Non traumatic introduction

The dog perfectly perceives the logical nervousness previous to the day of the child's birth and this causes the dog to modify his behavior. It shows itself anxious, going from one place to another within the house. It can even start to moan or howl as a consequence of his restlessness and anxiety its going through. The reason to this is that it ignores that its owner is bringing a new member home. If to this we add a natural rejection, not so much towards the child so as to the contact with the dog, it is also natural to think this can provoke the dog to adopt a stand, or to show an negative attitude towards the baby. That in no way will be right, independently from the size or breed of the dog, and they must always be under an adequate supervision. The ideal situation would be to tolerate the first contact the dog has been expecting to have since the arrival of the baby to the house.

The dog must be able to understand and feel the baby as part of his family or pack. It is one's responsibility to teach the dog how to deal with the new member of the family. Therefore, one has to guide the animal on how to treat the baby when playing with him and vice-versa. The baby will also have to learn how to deal with the dog, and his first move will be touching the dog's face.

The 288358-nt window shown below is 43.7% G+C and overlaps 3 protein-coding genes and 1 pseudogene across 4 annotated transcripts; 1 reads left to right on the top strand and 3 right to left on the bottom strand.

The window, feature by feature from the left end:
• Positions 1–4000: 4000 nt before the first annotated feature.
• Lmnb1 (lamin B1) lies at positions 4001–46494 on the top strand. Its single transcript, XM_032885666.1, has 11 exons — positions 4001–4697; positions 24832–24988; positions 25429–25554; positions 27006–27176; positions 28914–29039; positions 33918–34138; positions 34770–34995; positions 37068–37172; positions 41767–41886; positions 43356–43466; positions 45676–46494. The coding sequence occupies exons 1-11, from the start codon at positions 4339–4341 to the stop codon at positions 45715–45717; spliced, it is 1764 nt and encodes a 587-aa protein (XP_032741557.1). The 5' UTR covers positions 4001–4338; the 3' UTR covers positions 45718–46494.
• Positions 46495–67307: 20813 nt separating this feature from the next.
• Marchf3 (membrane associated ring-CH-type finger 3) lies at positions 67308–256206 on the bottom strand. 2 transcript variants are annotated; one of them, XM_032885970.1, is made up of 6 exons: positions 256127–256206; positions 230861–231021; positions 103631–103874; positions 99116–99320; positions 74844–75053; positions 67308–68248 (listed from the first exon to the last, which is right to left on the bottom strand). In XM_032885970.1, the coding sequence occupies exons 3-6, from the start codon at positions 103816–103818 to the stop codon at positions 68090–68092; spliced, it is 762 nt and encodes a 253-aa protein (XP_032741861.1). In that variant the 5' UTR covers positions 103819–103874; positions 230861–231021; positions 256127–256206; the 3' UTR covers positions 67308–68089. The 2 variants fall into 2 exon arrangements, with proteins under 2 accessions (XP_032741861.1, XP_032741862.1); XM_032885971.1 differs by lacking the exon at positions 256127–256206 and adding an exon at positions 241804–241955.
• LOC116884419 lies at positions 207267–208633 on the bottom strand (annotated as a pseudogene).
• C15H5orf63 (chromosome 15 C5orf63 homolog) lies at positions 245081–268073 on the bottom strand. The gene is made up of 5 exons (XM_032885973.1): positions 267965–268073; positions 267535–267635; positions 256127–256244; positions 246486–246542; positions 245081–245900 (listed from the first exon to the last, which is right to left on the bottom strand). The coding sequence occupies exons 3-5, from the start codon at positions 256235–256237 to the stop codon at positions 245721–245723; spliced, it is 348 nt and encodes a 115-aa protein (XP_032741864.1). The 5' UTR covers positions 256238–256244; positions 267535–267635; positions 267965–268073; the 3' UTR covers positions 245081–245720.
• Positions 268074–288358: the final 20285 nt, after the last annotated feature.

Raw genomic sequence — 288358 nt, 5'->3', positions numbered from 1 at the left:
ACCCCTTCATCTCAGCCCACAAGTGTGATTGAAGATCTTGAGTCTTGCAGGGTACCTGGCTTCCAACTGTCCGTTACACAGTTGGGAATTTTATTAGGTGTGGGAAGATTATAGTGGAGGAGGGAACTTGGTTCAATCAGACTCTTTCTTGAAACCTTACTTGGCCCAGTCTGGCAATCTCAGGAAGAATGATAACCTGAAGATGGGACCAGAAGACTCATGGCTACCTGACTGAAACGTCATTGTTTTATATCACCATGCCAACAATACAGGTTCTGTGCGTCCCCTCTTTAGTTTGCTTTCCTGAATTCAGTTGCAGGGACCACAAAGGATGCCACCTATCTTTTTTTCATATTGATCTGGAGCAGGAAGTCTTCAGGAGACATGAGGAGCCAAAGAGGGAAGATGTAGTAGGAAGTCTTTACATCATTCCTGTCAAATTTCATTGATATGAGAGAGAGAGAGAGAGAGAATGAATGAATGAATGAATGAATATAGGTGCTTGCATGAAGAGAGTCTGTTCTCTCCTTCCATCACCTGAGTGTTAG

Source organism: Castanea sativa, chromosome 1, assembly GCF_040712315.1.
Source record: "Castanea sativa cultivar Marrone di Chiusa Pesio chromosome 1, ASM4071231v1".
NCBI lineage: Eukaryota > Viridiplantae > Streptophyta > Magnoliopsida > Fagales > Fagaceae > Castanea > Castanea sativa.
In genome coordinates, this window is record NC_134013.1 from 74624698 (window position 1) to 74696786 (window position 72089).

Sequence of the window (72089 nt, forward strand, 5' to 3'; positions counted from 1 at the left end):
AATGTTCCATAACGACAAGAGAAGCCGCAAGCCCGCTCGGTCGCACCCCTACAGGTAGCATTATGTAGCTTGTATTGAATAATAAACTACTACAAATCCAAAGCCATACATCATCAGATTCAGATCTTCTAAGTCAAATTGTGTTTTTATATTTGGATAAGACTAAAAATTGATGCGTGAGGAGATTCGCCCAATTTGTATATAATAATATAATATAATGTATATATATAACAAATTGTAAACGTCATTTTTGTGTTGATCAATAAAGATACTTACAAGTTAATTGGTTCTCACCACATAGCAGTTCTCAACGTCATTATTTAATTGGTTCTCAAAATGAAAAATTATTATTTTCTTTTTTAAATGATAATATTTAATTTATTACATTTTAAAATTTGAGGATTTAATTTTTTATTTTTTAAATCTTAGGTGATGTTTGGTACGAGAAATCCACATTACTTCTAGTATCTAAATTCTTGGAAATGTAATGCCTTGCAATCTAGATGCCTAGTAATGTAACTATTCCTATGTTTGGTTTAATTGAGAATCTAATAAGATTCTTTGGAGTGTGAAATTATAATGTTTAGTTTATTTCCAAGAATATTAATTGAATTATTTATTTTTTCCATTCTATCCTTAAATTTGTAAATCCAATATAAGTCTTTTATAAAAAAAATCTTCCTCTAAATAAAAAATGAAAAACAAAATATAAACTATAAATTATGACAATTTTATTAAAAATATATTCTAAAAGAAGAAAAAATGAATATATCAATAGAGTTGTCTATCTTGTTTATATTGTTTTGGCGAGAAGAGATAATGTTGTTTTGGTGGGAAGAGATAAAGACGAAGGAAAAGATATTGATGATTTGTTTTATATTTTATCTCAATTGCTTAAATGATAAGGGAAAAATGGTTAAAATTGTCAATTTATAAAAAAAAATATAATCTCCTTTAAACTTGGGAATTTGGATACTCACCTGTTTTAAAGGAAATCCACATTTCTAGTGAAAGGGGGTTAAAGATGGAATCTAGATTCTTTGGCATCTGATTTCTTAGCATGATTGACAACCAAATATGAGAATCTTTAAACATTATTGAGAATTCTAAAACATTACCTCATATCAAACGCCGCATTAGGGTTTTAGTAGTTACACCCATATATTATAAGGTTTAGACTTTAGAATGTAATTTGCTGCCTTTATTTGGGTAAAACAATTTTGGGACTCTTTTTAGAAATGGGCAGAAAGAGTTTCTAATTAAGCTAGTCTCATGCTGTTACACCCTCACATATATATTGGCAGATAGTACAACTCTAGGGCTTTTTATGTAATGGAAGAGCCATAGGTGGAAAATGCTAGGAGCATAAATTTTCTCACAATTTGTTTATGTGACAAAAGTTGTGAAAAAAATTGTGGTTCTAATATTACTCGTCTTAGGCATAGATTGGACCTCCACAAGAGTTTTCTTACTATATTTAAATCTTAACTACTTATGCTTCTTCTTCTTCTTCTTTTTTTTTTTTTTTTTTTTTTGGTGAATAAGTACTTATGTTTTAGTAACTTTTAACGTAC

If by any chance one has to take the dog and the baby apart, it will have to be done in a subtle manner, not abruptly. The process of setting them apart will be repeated as many times as necessary and for a ten-minute period each time.

For more daring people, it can be highly gratifying to see how delicately and carefully the dog recognizes the just arrived baby. If this is to happen, it would be better to put a blanket on the floor and set the child so that the dog can approach him. The stage of a new member arriving home has now been completed.

Dog Behaviorist Phobia or fear to the collar or leash Collar and Leash usage Dog understanding Other Strategies Jealousy with Dogs Non traumatic introduction